Skip to main content

Spadina Literary Review  —  edition 18 page 23


The only problem is that my teachers attached to this truth a heavy layer of motives of social distinction and cultural superiority, like a fog clumsily painted over a beautiful landscape, that came close to ruining everything. My high school teachers were insisting on the educational function of Greek and Latin. They used to say, and I am not joking, that the study of these dead languages could show us the path of moral rectitude. Now I see what they meant: committing to a virtually endless search for knowledge and self-knowledge will probably make of most people a better person, if nothing else, because this path is likely to teach humbleness, which is very close to honesty. I would put it this way, maybe.

But they should have also said that what we were learning at school were particular approaches, not universal paradigms, and if Titian or Seneca did not do it for most of us, this was probably due to our young age and lack of knowledge of the larger context. They could have told us to be patient, because what we were learning would later facilitate our comprehension of possibly countless other cultural repertoires, more or less canonized, dead and living languages, poetic, literary, scientific, pictorial, and musical traditions to choose from. There is dance, ornithology and glassblowing and there is astronomy, Kendo, and gardening.

More importantly, to my mind, they could have explained something to us, just something, of the complex historical and social reasons that make of something a sublime art, and of something else a circus attraction. Why are some gymnasts competing at the Olympics whereas some others perform to the sound of cheap music among clowns? This, just to make an example, could have led to interesting debates about canonization of literature and art. But, believe it or not, most of my high school teachers used to think, theorize actually, that one’s potential as a human being was somehow weaker if one did not feel, at age thirteen or fourteen, a deep connection to a glorified Eurocentric canon of classical culture.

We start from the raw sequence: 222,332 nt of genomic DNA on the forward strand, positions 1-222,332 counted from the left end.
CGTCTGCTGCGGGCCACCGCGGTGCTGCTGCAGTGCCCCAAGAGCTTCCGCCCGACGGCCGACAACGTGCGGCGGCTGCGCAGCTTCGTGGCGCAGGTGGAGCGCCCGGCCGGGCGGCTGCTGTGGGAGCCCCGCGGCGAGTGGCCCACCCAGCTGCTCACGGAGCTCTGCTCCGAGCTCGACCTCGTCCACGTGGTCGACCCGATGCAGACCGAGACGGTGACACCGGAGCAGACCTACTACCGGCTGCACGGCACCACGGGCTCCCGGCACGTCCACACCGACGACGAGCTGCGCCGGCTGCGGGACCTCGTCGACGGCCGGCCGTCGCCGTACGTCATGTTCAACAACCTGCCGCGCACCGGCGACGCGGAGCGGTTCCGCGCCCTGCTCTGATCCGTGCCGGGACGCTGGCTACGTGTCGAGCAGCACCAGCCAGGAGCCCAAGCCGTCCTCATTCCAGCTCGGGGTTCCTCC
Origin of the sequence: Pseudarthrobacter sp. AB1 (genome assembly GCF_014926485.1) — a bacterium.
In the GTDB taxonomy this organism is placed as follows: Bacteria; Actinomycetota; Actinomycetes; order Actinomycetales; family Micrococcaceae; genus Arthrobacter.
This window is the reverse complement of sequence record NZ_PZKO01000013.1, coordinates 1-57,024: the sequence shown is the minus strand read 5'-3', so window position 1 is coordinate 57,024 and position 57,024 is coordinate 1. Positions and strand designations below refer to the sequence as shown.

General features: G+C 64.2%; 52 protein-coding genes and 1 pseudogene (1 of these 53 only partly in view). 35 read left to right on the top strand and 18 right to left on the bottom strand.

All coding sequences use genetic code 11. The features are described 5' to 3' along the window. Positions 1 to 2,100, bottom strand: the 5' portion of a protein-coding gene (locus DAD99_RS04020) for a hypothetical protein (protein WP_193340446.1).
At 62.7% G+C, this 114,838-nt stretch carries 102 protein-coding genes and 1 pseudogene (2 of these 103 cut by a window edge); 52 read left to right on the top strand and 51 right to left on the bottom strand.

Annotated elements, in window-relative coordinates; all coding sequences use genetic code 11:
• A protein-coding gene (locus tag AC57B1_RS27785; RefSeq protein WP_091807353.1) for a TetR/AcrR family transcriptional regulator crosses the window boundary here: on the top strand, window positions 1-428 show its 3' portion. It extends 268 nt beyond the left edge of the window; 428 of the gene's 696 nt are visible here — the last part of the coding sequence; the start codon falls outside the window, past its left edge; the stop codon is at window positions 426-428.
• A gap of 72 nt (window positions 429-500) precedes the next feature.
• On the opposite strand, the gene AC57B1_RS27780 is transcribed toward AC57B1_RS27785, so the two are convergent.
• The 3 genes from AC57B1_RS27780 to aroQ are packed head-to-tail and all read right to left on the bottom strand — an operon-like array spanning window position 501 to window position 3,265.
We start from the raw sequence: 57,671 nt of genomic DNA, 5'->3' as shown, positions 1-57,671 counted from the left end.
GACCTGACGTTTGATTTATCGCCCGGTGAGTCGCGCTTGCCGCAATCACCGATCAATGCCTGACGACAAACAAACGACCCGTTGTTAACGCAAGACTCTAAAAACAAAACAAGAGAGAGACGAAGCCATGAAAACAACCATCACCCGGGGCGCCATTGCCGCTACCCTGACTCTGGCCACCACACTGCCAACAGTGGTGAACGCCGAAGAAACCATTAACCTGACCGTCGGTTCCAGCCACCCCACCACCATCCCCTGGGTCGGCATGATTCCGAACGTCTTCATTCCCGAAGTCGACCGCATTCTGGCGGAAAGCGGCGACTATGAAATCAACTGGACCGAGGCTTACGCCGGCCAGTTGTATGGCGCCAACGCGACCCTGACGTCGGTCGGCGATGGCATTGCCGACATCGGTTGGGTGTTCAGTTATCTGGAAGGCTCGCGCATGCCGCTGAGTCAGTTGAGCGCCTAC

In spite of spending full afternoons studying and collecting an endless series of bad grades, in high school I developed a real passion for Greek tragedies. I remember I read them all, including the parts of the chorus, in that disciplined, rigid, self-imposed, and FOMO-induced way. I loved to read and re-read them and I knew them all: the tragedies, the sequels, the prequels, the spin-offs, and the remakes. I thought that those stories and those characters were the most fascinating universe I had come across in literature.

One day, my professor of ancient Greek questioned me about them. The interrogazione was (still is, as far as I know) the main assessment method in the Italian Liceo classico, every student had to endure it in every subject for a number of times each term. On that particular occasion, I was almost happy to go tell her how much I knew about the tragedies, and how much I had enjoyed reading them. Unfortunately, she started by asking the only question I did not have an answer to: what was the name of the poetic verse in which they were written? I was so eager to go beyond this question that I made up an answer for it, but it was wrong and the Professoressa made me go back to my seat to the sound of everyone’s laughter.

My experiences in and of school are filled with Peppermint Patty episodes. School for me was made of mental fog, frustration, tiredness, and the deluded feeling of being perceived as someone fundamentally honest and hard-working, when in reality all that the teachers and better-adjusted students could see, I suspect, was an aimless and harmless girl who did not know the first thing about the place she was in and what was required of her.

Now that I have frequented the academic world as an undergraduate student, postgraduate student, and Italian instructor for the last fifteen years or so, I can say, in all honesty, that I half despise it. In my experience, in the academic world there are very few people who genuinely care about what they do, what they study, and what they teach. Most people are very much engaged in power games and have retained surprisingly little of all the books they have (supposedly) read. Very few people care about intellectual work beyond social posturing and random bullshit. To me, intellectual work is for the most part just hard work. It is a lifetime spent trying to dissipate a kind of fog, knowing all along that the fog does not attach itself to a clear picture, but is very much part of it.